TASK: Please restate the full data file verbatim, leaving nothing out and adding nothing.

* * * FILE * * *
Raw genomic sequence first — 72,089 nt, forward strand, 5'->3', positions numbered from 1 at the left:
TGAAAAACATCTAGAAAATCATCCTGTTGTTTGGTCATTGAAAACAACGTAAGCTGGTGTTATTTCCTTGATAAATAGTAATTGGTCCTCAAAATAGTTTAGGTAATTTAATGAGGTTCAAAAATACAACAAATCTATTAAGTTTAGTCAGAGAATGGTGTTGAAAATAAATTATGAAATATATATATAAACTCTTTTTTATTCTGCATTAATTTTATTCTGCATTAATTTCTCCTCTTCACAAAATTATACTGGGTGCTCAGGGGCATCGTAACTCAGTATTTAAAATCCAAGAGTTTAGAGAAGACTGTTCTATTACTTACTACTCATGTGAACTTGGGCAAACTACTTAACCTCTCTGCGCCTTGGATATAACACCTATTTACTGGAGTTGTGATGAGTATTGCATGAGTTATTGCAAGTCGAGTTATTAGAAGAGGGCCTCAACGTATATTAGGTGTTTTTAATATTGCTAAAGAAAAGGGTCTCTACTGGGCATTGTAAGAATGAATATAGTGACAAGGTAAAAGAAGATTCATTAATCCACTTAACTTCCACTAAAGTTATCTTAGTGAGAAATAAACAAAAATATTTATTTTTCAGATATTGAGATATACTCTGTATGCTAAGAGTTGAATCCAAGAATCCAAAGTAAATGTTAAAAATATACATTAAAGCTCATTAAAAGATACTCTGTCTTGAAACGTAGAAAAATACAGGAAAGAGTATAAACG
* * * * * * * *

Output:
Raw genomic sequence first — 72,089 nt, forward strand, 5'->3', positions numbered from 1 at the left:
TGAAAAACATCTAGAAAATCATCCTGTTGTTTGGTCATTGAAAACAACGTAAGCTGGTGTTATTTCCTTGATAAATAGTAATTGGTCCTCAAAATAGTTTAGGTAATTTAATGAGGTTCAAAAATACAACAAATCTATTAAGTTTAGTCAGAGAATGGTGTTGAAAATAAATTATGAAATATATATATAAACTCTTTTTTATTCTGCATTAATTTTATTCTGCATTAATTTCTCCTCTTCACAAAATTATACTGGGTGCTCAGGGGCATCGTAACTCAGTATTTAAAATCCAAGAGTTTAGAGAAGACTGTTCTATTACTTACTACTCATGTGAACTTGGGCAAACTACTTAACCTCTCTGCGCCTTGGATATAACACCTATTTACTGGAGTTGTGATGAGTATTGCATGAGTTATTGCAAGTCGAGTTATTAGAAGAGGGCCTCAACGTATATTAGGTGTTTTTAATATTGCTAAAGAAAAGGGTCTCTACTGGGCATTGTAAGAATGAATATAGTGACAAGGTAAAAGAAGATTCATTAATCCACTTAACTTCCACTAAAGTTATCTTAGTGAGAAATAAACAAAAATATTTATTTTTCAGATATTGAGATATACTCTGTATGCTAAGAGTTGAATCCAAGAATCCAAAGTAAATGTTAAAAATATACATTAAAGCTCATTAAAAGATACTCTGTCTTGAAACGTAGAAAAATACAGGAAAGAGTATAAACG